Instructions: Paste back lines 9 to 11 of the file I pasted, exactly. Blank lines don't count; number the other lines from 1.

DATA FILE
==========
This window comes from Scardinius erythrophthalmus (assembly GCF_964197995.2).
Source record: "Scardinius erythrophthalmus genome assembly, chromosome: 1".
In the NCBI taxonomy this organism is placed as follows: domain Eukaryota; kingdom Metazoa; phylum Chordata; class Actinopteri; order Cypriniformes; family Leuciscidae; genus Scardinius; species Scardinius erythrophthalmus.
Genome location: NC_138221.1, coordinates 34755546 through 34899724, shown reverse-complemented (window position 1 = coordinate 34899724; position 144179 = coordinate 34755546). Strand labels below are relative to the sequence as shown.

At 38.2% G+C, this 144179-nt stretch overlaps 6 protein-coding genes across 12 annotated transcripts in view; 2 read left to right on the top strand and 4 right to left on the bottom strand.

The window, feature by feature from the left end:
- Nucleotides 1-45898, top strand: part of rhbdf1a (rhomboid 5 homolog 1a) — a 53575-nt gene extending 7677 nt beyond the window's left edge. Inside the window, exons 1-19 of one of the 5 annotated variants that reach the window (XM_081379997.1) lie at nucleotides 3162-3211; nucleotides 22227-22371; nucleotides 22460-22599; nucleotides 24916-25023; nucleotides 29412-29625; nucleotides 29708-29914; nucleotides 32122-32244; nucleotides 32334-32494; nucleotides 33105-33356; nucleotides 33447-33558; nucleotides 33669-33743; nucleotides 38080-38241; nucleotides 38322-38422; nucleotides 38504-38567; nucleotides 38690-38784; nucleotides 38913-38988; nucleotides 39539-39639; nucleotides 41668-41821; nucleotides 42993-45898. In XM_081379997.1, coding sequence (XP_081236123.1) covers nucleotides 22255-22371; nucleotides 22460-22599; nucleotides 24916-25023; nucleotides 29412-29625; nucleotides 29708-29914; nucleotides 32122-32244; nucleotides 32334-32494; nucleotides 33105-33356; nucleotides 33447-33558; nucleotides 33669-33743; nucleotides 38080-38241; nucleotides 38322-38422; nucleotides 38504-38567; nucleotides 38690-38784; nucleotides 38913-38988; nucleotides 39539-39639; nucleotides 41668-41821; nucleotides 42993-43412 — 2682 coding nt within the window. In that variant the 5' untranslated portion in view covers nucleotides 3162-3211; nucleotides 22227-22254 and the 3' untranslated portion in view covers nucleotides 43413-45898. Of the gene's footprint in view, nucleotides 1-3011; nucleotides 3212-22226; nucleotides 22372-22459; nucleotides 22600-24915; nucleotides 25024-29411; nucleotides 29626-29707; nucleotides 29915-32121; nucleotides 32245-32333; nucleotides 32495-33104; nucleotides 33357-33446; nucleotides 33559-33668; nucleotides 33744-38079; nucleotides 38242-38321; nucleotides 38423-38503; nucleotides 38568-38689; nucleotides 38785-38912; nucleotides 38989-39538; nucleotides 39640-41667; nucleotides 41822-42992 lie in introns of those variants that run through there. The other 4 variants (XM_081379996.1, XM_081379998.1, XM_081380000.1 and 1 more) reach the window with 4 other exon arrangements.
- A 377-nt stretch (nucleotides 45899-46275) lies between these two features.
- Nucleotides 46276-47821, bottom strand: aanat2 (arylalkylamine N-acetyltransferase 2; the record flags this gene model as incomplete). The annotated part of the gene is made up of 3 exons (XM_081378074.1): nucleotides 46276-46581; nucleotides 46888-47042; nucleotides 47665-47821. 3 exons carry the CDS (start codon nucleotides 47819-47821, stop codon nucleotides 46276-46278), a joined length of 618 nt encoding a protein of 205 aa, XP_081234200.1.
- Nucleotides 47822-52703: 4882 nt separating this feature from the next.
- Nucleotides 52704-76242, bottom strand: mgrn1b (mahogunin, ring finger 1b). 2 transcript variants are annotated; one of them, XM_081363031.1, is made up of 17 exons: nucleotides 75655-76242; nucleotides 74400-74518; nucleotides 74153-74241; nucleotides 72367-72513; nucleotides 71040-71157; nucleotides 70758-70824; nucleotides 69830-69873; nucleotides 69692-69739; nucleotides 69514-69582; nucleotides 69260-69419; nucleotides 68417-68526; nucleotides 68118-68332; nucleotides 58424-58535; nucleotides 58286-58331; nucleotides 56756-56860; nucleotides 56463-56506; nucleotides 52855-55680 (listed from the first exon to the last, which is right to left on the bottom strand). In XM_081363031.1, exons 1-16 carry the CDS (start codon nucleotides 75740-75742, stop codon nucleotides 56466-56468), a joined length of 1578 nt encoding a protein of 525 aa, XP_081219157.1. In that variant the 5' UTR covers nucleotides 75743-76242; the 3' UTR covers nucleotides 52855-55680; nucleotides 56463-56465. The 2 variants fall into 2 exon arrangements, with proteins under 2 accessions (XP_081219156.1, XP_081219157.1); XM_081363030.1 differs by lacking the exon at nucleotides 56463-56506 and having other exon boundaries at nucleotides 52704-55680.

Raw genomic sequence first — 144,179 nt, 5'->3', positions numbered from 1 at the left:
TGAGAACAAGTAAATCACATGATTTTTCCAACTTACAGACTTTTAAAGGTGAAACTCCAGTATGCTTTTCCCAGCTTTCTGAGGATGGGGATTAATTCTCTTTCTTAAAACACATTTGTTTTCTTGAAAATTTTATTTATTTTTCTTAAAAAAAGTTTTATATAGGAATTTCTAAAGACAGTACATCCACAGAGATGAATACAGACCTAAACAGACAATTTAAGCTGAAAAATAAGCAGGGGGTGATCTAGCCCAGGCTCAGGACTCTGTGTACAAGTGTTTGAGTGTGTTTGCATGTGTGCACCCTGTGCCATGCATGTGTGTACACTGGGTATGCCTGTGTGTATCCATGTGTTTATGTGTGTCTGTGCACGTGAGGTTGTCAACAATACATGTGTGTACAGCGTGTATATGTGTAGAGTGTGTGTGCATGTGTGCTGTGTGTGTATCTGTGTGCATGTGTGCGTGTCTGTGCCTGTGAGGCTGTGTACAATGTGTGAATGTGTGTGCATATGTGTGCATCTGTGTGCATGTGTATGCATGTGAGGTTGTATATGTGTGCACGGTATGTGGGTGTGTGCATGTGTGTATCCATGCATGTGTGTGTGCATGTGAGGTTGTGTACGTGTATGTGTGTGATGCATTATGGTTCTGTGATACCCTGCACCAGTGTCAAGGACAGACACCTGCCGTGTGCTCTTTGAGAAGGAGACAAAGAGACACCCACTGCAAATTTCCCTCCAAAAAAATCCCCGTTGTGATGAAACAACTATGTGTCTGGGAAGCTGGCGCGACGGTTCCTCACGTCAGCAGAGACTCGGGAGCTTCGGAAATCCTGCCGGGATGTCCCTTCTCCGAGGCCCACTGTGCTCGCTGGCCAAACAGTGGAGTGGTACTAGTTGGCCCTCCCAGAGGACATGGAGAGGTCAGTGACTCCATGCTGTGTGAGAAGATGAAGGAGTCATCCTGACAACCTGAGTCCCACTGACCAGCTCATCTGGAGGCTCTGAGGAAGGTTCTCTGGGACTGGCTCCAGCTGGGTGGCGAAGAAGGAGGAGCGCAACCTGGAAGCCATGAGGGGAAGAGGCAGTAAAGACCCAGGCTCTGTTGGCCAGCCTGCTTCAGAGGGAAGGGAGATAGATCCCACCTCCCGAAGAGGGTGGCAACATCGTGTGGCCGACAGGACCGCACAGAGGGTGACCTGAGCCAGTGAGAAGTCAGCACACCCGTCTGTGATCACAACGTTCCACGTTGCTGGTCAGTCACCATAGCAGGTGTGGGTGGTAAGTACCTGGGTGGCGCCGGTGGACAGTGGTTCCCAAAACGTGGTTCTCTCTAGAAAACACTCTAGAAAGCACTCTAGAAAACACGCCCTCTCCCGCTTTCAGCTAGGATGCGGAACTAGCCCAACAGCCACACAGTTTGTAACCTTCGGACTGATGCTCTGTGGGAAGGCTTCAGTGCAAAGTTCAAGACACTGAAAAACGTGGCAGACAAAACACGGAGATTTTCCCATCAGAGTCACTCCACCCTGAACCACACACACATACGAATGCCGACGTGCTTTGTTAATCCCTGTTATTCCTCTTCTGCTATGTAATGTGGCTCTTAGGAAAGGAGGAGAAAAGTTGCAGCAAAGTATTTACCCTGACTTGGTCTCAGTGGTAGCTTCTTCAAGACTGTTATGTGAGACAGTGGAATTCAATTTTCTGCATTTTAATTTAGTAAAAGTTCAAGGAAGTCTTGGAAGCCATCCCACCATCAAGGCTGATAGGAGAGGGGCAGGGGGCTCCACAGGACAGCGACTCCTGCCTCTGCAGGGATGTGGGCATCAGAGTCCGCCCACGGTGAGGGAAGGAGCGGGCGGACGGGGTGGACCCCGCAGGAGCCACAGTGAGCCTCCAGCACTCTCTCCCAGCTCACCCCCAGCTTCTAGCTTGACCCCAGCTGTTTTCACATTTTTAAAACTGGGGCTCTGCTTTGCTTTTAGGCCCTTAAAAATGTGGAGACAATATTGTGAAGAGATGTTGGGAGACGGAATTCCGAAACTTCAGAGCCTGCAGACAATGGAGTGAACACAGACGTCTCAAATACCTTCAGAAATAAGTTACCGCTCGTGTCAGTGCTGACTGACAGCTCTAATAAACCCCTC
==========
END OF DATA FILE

- Nucleotides 46276-47821, bottom strand: aanat2 (arylalkylamine N-acetyltransferase 2; the record flags this gene model as incomplete). The annotated part of the gene is made up of 3 exons (XM_081378074.1): nucleotides 46276-46581; nucleotides 46888-47042; nucleotides 47665-47821. 3 exons carry the CDS (start codon nucleotides 47819-47821, stop codon nucleotides 46276-46278), a joined length of 618 nt encoding a protein of 205 aa, XP_081234200.1.
- Nucleotides 47822-52703: 4882 nt separating this feature from the next.
- Nucleotides 52704-76242, bottom strand: mgrn1b (mahogunin, ring finger 1b). 2 transcript variants are annotated; one of them, XM_081363031.1, is made up of 17 exons: nucleotides 75655-76242; nucleotides 74400-74518; nucleotides 74153-74241; nucleotides 72367-72513; nucleotides 71040-71157; nucleotides 70758-70824; nucleotides 69830-69873; nucleotides 69692-69739; nucleotides 69514-69582; nucleotides 69260-69419; nucleotides 68417-68526; nucleotides 68118-68332; nucleotides 58424-58535; nucleotides 58286-58331; nucleotides 56756-56860; nucleotides 56463-56506; nucleotides 52855-55680 (listed from the first exon to the last, which is right to left on the bottom strand). In XM_081363031.1, exons 1-16 carry the CDS (start codon nucleotides 75740-75742, stop codon nucleotides 56466-56468), a joined length of 1578 nt encoding a protein of 525 aa, XP_081219157.1. In that variant the 5' UTR covers nucleotides 75743-76242; the 3' UTR covers nucleotides 52855-55680; nucleotides 56463-56465. The 2 variants fall into 2 exon arrangements, with proteins under 2 accessions (XP_081219156.1, XP_081219157.1); XM_081363030.1 differs by lacking the exon at nucleotides 56463-56506 and having other exon boundaries at nucleotides 52704-55680.